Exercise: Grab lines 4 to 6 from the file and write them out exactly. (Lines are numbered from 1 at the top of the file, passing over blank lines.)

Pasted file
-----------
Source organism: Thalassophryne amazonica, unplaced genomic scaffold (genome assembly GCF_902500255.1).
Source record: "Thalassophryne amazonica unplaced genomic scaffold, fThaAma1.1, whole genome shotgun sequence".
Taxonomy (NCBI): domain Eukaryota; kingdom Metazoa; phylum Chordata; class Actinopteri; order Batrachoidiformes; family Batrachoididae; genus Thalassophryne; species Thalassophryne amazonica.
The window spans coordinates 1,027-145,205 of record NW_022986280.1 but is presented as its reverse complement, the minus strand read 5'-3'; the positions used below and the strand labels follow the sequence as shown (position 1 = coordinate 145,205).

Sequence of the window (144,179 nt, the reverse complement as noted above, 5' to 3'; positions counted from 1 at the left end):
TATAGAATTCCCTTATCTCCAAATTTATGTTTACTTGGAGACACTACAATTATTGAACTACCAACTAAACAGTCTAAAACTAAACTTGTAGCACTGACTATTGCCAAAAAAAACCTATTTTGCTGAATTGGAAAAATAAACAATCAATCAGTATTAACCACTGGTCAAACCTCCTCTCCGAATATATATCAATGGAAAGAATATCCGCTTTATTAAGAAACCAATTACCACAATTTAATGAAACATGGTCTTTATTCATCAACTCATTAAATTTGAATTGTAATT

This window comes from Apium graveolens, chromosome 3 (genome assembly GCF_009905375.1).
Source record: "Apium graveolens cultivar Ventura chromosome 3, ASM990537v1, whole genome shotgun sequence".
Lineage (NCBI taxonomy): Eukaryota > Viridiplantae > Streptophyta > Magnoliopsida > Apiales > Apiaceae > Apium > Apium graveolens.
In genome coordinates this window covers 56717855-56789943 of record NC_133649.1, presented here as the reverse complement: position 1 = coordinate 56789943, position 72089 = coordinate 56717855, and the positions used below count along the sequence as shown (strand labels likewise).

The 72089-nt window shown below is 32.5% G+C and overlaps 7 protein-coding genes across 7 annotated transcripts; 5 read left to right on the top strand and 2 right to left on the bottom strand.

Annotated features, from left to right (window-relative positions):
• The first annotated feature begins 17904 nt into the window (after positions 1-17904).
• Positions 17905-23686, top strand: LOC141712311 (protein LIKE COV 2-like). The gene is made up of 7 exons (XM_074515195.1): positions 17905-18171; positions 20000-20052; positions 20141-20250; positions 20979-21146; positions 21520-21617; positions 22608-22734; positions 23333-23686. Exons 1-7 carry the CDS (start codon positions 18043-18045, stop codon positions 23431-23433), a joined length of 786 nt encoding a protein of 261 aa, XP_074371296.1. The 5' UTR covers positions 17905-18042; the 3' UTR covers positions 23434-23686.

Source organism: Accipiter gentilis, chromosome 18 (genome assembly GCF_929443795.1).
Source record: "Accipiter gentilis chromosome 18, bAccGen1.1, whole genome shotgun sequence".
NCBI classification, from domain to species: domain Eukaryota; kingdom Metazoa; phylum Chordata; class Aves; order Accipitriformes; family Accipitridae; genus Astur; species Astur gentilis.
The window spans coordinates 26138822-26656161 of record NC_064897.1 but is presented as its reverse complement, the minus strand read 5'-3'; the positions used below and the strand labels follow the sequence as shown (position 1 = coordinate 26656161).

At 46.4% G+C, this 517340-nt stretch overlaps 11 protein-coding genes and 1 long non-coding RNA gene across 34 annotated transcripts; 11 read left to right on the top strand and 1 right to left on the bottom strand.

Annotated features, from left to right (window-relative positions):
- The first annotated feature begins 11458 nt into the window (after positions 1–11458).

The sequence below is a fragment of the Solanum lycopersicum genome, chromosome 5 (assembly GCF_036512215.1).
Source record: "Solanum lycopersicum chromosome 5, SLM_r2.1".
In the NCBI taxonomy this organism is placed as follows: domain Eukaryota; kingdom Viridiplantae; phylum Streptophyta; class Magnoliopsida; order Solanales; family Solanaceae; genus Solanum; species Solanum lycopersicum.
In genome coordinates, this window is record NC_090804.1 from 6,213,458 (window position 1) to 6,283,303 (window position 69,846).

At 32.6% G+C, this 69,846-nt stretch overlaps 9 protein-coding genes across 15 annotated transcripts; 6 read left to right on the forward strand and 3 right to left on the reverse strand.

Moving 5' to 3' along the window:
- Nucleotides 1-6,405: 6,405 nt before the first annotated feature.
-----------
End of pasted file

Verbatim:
The window spans coordinates 1,027-145,205 of record NW_022986280.1 but is presented as its reverse complement, the minus strand read 5'-3'; the positions used below and the strand labels follow the sequence as shown (position 1 = coordinate 145,205).

Sequence of the window (144,179 nt, the reverse complement as noted above, 5' to 3'; positions counted from 1 at the left end):
TATAGAATTCCCTTATCTCCAAATTTATGTTTACTTGGAGACACTACAATTATTGAACTACCAACTAAACAGTCTAAAACTAAACTTGTAGCACTGACTATTGCCAAAAAAAACCTATTTTGCTGAATTGGAAAAATAAACAATCAATCAGTATTAACCACTGGTCAAACCTCCTCTCCGAATATATATCAATGGAAAGAATATCCGCTTTATTAAGAAACCAATTACCACAATTTAATGAAACATGGTCTTTATTCATCAACTCATTAAATTTGAATTGTAATT